A few test takers struggle with the science portion of the ACT since it requires you to analyze unknown information from different types of experimental tests that you may not have found at school.
It might be challenging to read specific figures and diagrams if the numbers are presented in a distinctive design or are measures of objects that are hard to picture.
Some Challenging Math Concepts (And No Formulas)
The ACT mostly asks basic trigonometry questions and a few sophisticated math principles you might not have studied in class. However, hard questions only account for a small portion of the test.
To make matters worse, unlike the SAT, the ACT does not offer widely utilized mathematical formulas at the segment’s start. In that case, you’ll need to depend on your memory.
However, if the issues are a little more abstract, they will give you the equations and you have to figure out the answer.
When Should You Take The ACT?
Many high schoolers complete the ACT, SAT, or both in the springtime of their sophomore year or the autumn of their final year. It’s critical to allow enough time to redo the exam if you want to improve your result before submitting your college applications.
Is The ACT Easier Than The SAT?
The SAT and ACT often examine relatively similar content. Standardized test results are both utilized to make university entrance decisions and to prize merit-based grants and loans. The majority of universities do not favor one exam over another. Neither the SAT nor the ACT is more complicated than another. Different high schoolers perform better on one exam than another.
If you don’t know which one is suitable, refer to our comparison table below.
|ReadingWriting & LanguageMath
|Test Taking Duration
|2 hours, 55 minutes (without essay)3 hours, 40 minutes (with essay)
|ArithmeticAlgebra 1 and 2Geometry, Trigonometry and Data Analysis
|ArithmeticAlgebra 1 and 2Geometry, Trigonometry, and Probability & Statistics
|Not allowed on a few questions
Can I Take The ACT Online?
As of Sept 2018, any candidates taking the ACT overseas (including Canada) must do it online at an official testing facility. This is because the classic paper-based ACT is no longer eligible outside the United States. International test takers can only have the paper-based ACT exam if they necessitate special testing amenities because of a disability.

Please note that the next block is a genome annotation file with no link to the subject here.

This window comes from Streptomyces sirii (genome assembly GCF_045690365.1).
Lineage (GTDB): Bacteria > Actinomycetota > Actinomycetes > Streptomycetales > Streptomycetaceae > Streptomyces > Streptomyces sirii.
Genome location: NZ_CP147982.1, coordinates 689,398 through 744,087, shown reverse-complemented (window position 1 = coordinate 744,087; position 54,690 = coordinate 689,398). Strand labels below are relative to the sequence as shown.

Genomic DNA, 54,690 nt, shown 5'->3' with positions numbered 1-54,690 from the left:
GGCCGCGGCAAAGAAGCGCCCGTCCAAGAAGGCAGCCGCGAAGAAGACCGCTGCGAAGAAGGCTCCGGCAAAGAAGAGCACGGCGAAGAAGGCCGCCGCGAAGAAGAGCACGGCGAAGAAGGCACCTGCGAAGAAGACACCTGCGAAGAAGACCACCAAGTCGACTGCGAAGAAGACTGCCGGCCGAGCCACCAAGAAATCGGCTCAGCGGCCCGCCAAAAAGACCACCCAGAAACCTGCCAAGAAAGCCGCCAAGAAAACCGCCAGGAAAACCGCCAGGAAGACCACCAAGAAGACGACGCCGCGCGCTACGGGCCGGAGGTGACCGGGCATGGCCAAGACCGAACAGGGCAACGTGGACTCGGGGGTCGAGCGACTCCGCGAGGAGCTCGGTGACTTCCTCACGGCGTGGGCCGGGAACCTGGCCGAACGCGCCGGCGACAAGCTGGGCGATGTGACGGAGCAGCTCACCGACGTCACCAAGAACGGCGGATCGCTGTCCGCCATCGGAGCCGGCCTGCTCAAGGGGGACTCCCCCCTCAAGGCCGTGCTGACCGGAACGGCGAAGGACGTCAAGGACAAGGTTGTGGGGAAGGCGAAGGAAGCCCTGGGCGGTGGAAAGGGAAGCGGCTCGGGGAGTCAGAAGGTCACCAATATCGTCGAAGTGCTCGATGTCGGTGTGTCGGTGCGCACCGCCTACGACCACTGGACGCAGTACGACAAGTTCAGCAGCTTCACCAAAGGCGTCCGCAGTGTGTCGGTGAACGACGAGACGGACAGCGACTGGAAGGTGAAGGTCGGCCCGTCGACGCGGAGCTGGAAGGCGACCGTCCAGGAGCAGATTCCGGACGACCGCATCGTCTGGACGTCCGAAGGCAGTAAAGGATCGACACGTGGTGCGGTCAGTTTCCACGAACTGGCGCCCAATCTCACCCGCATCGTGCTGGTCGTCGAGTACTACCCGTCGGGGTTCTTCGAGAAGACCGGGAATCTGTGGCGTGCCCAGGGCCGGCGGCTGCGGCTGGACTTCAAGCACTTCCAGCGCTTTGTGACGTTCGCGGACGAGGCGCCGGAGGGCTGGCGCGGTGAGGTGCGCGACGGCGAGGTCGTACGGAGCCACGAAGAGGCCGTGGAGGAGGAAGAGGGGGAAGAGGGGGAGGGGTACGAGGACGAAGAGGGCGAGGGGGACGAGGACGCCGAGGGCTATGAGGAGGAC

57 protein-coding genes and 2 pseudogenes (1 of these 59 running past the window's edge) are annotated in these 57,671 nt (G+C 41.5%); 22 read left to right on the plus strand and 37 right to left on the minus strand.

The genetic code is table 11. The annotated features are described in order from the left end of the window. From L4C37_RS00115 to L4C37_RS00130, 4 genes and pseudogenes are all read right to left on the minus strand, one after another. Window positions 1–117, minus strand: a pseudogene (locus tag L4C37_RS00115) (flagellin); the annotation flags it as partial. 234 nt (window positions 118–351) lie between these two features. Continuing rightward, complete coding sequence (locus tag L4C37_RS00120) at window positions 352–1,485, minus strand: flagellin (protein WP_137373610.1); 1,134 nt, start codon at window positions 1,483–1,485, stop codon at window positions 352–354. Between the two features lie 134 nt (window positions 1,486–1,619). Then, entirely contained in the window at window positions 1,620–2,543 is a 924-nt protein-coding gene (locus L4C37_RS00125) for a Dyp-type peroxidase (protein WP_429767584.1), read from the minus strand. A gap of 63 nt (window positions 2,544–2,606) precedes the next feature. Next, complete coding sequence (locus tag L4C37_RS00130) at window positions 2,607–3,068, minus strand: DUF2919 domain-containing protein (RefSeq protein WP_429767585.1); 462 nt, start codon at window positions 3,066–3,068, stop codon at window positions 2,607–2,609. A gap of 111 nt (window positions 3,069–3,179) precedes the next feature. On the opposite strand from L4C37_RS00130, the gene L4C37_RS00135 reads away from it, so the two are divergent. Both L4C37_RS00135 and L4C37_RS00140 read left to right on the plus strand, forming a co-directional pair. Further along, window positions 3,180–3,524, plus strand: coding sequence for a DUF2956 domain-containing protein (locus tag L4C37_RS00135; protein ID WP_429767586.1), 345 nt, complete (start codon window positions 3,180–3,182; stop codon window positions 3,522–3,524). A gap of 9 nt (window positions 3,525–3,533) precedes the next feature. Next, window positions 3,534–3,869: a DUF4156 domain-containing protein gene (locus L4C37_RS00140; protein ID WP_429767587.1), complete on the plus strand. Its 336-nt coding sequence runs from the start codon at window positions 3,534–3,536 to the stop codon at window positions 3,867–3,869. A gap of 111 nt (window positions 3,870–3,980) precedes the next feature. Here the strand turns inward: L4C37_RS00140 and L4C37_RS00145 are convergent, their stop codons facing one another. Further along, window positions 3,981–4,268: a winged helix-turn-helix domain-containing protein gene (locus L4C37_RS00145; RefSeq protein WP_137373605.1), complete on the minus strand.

So, how about domestic test takers? Although most candidates in the USA must do the pencil and paper ACT, this is starting to change. As of now, a few jurisdictions and cities in the United States implement computer-based tests on school-day exam schedules. However, this does not apply to national test events.
Does The ACT Have Guessing Penalty?
Because the ACT does not penalize wrong responses, leaving an issue unanswered and providing wrong answers are equivalent. Thus, do not ponder whether it’s worthwhile to turn in a random solution for a topic that completely gets you. Write a response to each issue just in case you are blessed!
What Should I Do If My ACT Score Is Low?
If you took the ACT/SAT in your sophomore year ahead of schedule, you don’t have to stress out if your recent exam results are lower than expected. If you are concerned that your marks are insufficient and might impede your admission application, you have plenty of time to retake the exam.
If you do the ACT/SAT in your final year, you might lack time to retake the exam. In that particular instance, you might want to reconsider your plan.
One alternative is to search for test-optional schools. More than 800 establishments in the United States do not mandate standardized tests. There are bound to be a couple of decent options among those 800 academic institutions.
You might also find a list of colleges that usually accept people with comparable scores and sort out the best ones. For example, there are up to 40 good colleges with 1100 SAT scores (22 on the ACT).
Remember that your exam results are only an aspect of the application process. It is also wise to take action to improve the other parts of your application. Increase your GPA by putting in more effort. A good GPA can make up for a poor ACT/SAT result in most schools.
Spend more effort creating an outstanding application statement that wows the admission staff and persuades them to take you in, regardless of your exam results.
Is the ACT hard? It varies by test takers. If you’ve prepared carefully and got used to the test format, the ACT won’t be a big deal. On the flip side, if you feel like the examined content and the test’s structure are not your strength, consider taking the SAT.
Didn’t score high on both tests? Panic not; you can still find many test-optional schools and still have plenty of time to improve your profiles. Check out other posts in our College Application section for more information.